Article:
CK2β, which inhibits Mos function, binds to a discrete domain in the N-terminus of Mos

Soyan L. Lieberman, Joan V. Ruderman

Research output: Contribution to journalArticlepeer-review

25 Scopus citations


Progesterone stimulates G2-arrested Xenopus oocytes to synthesize Mos, a MAPK kinase kinase required for the coordinated activation of cdc2 and the G2/Meiosis I (MI) transition. Mos leads to activation of MAPK, Rsk, and the inhibition of the cdc2 inhibitor Myt1. Previous work identified CK2β as a Mos-interacting protein, and suggested that CK2β acts as a negative regulator by setting a threshold above which newly made Mos must accumulate to activate MAPK. However, it had not been demonstrated that CK2β directly inhibits Mos. We report here that Mos (52-115) is required for CK2β binding and can serve as a portable binding domain. To test whether CK2β acts at the level of Mos or on a downstream component, we took advantage of previous work that showed injection of Mos arrests rapidly dividing embryonic cells. We find that coinjection of CK2β and Mos into embryonic cells inhibits the ability of Mos to arrest cell division. In contrast, CK2β does not inhibit the mitotic arrest induced by injection of active Rsk. These results argue that CK2β directly binds and inhibits Mos rather than a downstream component, and support that CK2β functions as a molecular buffer that prevents premature MAPK activation and oocyte maturation.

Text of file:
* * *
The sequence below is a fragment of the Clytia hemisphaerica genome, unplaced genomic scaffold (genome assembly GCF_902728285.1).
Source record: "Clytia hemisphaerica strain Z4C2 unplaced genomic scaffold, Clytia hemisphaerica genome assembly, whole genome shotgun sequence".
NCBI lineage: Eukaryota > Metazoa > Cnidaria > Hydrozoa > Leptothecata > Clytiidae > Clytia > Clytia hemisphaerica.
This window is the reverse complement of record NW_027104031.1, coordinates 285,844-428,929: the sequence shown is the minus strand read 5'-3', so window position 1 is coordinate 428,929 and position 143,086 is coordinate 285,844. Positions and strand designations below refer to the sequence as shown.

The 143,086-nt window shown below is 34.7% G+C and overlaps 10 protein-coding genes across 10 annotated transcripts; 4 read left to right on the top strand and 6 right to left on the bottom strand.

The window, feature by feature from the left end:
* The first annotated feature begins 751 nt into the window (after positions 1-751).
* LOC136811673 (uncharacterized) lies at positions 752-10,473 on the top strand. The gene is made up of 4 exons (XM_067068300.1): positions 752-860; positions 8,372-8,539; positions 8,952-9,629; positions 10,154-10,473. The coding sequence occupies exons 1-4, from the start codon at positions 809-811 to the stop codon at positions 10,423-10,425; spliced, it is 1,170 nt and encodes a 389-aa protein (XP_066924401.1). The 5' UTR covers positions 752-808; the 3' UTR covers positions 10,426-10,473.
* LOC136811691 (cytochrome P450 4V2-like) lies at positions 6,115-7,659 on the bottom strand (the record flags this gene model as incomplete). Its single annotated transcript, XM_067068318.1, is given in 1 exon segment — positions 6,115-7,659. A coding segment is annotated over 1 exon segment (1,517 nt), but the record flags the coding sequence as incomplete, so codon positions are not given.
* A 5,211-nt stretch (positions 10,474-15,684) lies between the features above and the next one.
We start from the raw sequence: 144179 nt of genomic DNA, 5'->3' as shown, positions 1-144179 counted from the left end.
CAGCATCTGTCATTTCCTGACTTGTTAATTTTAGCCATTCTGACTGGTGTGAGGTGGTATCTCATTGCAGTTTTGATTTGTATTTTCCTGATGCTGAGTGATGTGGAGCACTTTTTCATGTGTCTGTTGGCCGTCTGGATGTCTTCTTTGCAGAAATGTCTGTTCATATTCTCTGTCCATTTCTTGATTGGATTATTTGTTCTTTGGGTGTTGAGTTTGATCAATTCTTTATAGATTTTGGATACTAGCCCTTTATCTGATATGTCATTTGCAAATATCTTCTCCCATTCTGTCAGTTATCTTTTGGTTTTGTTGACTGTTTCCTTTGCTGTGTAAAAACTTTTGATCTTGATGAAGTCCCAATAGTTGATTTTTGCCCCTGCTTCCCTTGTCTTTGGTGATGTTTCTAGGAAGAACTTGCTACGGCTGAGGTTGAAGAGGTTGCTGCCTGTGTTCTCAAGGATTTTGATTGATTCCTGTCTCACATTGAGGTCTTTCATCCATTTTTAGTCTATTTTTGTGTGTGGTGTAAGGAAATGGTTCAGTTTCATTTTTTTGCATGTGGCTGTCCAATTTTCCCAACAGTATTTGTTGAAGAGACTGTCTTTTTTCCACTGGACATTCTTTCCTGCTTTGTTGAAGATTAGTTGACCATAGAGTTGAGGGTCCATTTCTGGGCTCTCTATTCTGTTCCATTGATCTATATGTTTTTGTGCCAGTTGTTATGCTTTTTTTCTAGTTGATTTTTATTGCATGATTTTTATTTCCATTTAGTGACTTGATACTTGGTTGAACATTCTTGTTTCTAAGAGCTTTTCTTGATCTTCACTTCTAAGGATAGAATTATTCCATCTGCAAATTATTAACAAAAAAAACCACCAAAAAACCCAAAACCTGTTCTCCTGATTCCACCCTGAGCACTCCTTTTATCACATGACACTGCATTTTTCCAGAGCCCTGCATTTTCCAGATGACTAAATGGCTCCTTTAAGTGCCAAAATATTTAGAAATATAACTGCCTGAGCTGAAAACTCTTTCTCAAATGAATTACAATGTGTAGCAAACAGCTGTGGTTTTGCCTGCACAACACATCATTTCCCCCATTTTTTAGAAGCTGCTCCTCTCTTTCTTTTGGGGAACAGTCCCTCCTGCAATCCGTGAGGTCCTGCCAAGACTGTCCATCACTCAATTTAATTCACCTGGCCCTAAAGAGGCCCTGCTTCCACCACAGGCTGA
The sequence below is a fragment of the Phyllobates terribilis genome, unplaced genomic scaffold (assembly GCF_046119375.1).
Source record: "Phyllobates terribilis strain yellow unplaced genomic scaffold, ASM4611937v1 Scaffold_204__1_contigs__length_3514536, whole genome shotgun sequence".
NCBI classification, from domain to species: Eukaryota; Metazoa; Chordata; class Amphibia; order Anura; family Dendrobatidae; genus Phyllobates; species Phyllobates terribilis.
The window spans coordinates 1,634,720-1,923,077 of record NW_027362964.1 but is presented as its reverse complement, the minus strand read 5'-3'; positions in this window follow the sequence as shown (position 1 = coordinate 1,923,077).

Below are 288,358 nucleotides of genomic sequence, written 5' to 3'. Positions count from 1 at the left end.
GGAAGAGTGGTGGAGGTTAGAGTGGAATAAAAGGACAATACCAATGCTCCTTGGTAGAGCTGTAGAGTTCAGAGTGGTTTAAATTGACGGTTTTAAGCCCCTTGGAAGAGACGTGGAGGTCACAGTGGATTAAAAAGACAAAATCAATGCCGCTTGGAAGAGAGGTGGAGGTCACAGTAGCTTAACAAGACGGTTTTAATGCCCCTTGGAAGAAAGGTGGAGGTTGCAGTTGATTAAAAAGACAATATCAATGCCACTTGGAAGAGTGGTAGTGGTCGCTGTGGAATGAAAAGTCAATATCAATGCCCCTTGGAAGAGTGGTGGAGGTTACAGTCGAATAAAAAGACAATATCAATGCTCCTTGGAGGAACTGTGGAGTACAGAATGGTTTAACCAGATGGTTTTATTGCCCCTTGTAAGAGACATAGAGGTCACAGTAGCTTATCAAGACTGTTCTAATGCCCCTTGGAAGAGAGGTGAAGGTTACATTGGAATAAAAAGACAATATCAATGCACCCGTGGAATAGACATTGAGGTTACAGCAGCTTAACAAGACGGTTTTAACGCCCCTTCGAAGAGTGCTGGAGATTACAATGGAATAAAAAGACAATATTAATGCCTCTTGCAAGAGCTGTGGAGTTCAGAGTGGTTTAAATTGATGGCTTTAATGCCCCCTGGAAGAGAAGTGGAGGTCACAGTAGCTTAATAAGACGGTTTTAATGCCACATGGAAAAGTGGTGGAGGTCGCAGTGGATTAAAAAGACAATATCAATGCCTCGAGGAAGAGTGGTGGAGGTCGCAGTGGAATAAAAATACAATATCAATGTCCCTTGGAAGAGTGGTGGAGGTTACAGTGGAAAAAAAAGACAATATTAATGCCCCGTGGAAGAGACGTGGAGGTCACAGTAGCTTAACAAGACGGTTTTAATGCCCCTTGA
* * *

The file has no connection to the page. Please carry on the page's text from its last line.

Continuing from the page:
Original languageEnglish (US)
Pages (from-to)271-279
Number of pages9
JournalDevelopmental biology
Issue number2
StatePublished - Apr 15 2004
Externally publishedYes

All Science Journal Classification (ASJC) codes

  • Molecular Biology
  • Developmental Biology
  • Cell Biology


  • Cell cycle
  • CK2β
  • Meiosis
  • Mos
  • Oocyte
  • Phosphorylation
  • Protein kinase
  • Signaling
  • Xenopus


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